The Queen’s University women’s rugby team has been on a dominant run in head coach Dan Valley’s six-year tenure with the squad.
Since taking the reins in the 2017 season, the Gaels are 24-3 in Ontario University Athletics (OUA) regular-season play and 8-3 in the OUA Playoffs. It’s lead to two OUA titles in 2019 and 2022, and the 2021 U Sports championship at home in Kingston, Ont., over the Ottawa Gee-Gees.
WATCH | Queen’s wins 2021 national title:
And yet with all the success, an OUA title is far from a given due to the presence of rival Guelph, as the Gryphons have held a 3-2 edge in OUA Championship games between the two clubs the last five seasons, despite Queen’s taking the last four regular-season meetings, including a 25-20 win on Sept. 23.
While Queen’s last regular-season loss to an opponent other than the Gryphons was six years ago, Guelph has not suffered a regular-season defeat at the hands of a team other than its Kingston rival since 2007 — the first year of Gryphons head coach Colette McAuley’s current 17-year tenure.
The pull of the Gryphons’ program was felt for years by second-year Gaels player Madison Donnelly, but she ultimately decided to leave home.
“I grew up wanting to go to Guelph,” the OUA Rookie of the Year told CBC Sports. “Guelph always had a reputation of being a super strong women’s rugby team… I never really thought of Queen’s as a possibility [until Valley reached out to the Little Britain, Ont., native in 11th grade].
“I watched the [2021 OUA Finals] where Queen’s actually lost to Guelph, but even so, just being in the environment, seeing and meeting the team, and seeing how they interact, it was a completely different feeling. I left my visit knowing that’s where I wanted to go.”
Fifth-year Siobhan Sheerin knows the rivalry all too well, being part of the 32-23 loss in the 2021 OUA Finals before playing a starring role in the Gaels winning the national title only a week later.
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“I don’t think [Guelph and Queen’s] ever underestimate each other, we always know that it’s going to be a fist fight in the ring,” Sheerin told CBC Sports. “A lot of us are from the same rugby communities, we play on the same club teams, and have participated in national programs together. Regardless of the outcome, we come from similar backgrounds, so we’re always rooting for each other’s successes.”
The Gaels wrap up their season on Friday against the McMaster Marauders, looking to go to 6-0 and improve upon a 293-3 scoring margin against OUA opponents outside of the Gryphons. They will then turn their attention to an OUA post-season that culminates with the championship on Oct. 28.
There is also a good bet that another emerging rival out east in the Laval Rouge et Or will stand in Queen’s way for a national title as they hosts of the Nov. 1-5 women’s rugby championship.
Laval topped Queen’s in both the 2019 and 2022 gold-medal games, sandwiched around a Queen’s semifinal victory in 2021 en route to claiming gold.
WATCH | Laval tops Queen’s in 2022 gold-medal game:
“We always know that it’s going to be a tight match against Laval,” said Sheerin, who played a crucial role in the 28-18 victory over Laval in 2021, scoring two tries in extra time. “We are not really familiar with the girls, I’ve played with a couple of them but I don’t know the entire team.
“When we’re playing Guelph, looking at each other in the scrums and looking at a familiar face it’s easier to say, ‘Let’s go, I’m ready to hit you’… When we’re talking about Laval, we need to get our energy from our own teammates.”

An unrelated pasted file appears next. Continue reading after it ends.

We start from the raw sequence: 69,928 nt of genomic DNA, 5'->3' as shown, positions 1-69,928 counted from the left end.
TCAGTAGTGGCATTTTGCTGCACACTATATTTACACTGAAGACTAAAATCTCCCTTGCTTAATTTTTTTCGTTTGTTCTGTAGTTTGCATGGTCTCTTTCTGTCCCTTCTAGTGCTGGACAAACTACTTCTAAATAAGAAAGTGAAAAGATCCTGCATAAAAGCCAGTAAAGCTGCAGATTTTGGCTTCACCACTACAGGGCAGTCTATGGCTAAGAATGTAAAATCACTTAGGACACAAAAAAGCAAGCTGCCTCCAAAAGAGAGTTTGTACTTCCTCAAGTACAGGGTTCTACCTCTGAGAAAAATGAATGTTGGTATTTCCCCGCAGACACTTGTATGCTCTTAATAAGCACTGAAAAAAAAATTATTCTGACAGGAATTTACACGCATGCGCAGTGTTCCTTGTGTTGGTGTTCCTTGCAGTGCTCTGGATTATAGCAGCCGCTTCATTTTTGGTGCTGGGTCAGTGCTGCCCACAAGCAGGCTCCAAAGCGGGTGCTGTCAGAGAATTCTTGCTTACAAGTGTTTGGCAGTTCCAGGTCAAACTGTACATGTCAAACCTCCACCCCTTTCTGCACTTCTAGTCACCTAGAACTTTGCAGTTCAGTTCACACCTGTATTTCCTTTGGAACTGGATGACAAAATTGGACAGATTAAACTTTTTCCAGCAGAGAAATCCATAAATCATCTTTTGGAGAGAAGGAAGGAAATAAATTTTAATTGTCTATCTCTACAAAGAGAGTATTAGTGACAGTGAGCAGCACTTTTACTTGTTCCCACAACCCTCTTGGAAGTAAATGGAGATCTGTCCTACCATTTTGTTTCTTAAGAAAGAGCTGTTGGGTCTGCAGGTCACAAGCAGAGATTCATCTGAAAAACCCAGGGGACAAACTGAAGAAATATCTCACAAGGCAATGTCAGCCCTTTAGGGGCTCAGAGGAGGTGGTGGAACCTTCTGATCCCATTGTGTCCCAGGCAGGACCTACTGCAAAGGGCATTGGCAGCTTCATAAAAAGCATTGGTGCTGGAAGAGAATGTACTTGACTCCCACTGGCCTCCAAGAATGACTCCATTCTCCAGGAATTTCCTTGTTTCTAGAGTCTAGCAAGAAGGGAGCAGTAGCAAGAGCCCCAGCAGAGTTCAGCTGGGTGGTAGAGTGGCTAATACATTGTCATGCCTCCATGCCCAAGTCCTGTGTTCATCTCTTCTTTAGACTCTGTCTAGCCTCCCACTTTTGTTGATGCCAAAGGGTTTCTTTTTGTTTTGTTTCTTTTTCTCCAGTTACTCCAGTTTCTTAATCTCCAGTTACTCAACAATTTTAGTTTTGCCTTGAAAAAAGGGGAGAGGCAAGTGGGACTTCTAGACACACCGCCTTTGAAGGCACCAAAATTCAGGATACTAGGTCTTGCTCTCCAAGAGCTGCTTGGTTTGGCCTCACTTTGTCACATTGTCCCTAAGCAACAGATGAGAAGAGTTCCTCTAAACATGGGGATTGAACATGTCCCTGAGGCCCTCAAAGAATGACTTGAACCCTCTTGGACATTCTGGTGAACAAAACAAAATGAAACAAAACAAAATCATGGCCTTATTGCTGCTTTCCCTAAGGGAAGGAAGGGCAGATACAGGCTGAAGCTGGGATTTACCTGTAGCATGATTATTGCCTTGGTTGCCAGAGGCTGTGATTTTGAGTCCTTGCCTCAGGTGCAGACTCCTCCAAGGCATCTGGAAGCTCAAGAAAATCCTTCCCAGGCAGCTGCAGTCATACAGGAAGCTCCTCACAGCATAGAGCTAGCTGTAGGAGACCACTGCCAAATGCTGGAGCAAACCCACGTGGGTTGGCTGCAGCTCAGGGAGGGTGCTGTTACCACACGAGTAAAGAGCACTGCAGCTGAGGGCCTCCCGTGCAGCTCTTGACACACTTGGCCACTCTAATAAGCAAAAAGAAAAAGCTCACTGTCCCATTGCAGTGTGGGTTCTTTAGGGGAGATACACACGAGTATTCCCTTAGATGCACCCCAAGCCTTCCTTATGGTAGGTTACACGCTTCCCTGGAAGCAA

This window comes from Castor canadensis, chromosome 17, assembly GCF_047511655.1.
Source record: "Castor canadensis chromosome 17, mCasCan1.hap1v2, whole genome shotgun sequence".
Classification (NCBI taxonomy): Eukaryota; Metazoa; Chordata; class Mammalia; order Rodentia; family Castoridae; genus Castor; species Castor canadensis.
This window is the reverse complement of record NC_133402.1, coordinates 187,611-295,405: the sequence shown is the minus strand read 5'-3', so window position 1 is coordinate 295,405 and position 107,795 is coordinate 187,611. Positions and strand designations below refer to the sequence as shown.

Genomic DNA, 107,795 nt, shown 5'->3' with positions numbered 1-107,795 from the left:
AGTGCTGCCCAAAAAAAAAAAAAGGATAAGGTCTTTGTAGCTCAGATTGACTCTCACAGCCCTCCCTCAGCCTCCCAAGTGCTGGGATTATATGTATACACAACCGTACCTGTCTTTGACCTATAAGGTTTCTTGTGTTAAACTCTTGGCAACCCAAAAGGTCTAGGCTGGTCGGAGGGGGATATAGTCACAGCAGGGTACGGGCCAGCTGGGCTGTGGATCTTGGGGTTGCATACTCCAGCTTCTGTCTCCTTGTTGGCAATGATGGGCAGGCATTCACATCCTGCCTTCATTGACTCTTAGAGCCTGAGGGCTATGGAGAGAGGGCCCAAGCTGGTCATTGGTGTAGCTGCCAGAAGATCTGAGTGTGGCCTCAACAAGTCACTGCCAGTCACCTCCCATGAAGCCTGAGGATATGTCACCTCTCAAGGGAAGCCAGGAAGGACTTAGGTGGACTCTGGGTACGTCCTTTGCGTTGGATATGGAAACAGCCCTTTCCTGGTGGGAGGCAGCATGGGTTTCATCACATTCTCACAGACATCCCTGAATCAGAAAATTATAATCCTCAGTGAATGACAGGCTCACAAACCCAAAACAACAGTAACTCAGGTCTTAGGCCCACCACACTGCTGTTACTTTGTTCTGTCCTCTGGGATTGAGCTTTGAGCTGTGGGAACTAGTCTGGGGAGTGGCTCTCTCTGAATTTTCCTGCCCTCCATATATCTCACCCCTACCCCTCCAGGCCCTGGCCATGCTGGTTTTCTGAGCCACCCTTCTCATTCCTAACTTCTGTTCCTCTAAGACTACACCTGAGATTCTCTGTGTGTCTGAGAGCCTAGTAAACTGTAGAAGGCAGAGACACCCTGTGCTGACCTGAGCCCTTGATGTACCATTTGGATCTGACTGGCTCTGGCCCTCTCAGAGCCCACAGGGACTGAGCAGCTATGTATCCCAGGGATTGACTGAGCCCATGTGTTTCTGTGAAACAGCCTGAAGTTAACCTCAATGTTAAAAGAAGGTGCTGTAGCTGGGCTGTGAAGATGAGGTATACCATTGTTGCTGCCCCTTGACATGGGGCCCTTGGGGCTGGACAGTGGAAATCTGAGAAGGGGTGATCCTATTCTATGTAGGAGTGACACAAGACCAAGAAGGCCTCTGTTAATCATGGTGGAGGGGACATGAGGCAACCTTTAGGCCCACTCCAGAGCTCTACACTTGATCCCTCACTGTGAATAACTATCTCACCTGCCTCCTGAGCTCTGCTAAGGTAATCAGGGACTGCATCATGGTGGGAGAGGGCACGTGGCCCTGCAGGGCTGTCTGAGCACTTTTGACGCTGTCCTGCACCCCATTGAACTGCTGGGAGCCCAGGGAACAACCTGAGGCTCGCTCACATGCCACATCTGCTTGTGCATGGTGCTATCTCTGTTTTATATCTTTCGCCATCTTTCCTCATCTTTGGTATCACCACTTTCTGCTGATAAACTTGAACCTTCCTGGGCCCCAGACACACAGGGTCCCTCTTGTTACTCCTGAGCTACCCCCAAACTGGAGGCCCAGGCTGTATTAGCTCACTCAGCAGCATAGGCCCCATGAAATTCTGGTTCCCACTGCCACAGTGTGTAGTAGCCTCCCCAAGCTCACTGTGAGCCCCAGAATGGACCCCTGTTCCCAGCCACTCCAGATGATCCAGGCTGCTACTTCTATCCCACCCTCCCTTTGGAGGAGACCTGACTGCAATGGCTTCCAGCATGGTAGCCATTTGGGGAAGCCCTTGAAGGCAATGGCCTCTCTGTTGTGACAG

National team bonds
A unique aspect to nationals for elite-level players is getting to play against rivals that later become teammates at international events.
Donnelly singled out 2022 Canada West Rookie of the Year Carissa Norsten from the University of Victoria, who she competed against in the quarterfinals of the 2022 women’s rugby championship, then teamed up alongside her on Canada’s U20 women’s rugby team for Rugby Canada’s July tour in Ottawa.
WATCH | Donnelly, Norsten go head-to-head at 2022 nationals:
“I definitely had a bit of a rivalry [with Norsten],” said Donnelly. “But then getting to play with her, she’s just such an amazing player and we became friends. And [I also got to play with] other players from out west who I otherwise never would have gotten to play with. It makes it such a cool experience.”
Sheerin — who, along with Donnelly, has aspirations to compete for Canada’s 15s senior women’s rugby team — also had a busy summer competing internationally with Rugby Canada’s Maple Leaf Academy in the NextGen 7’s Tournament in Langford, B.C., in May, as well as Canada’s U23 women’s team for a two-match “Border Battle” series against the U.S. in July in Boston.
“It was really nice to have my foundation where I can look to my left and right and have these girls that I’ve played with that I trust to have my back,” said Sheerin, who competed alongside six other Queen’s teammates in Boston, as well as having Valley and assistant coach Blake Wilson on the Border Battle coaching staff.
“But I think what [the experience] did really well was merging all of us and giving us an opportunity to connect.”
Around the U Sports world:
The rugby teams aren’t the only women’s sports from Queen’s or Laval showing promise as the soccer teams both sit undefeated on the season. Queen’s is 7-0-1, while Laval is 8-0-1.
While Campbell Fair’s 55-yard boot for Ottawa in the Panda Game highlighted men’s football action, Western went into its bye week as the first team to reach six wins with a 21-10 decision over Windsor.
After outscoring McGill 11-0 across two wins this past weekend, the 6-0 York women’s field hockey team will get its toughest test of the season against the 5-1 University of Toronto in a two-game, home-and-home series, with matches set for Wednesday and Sunday.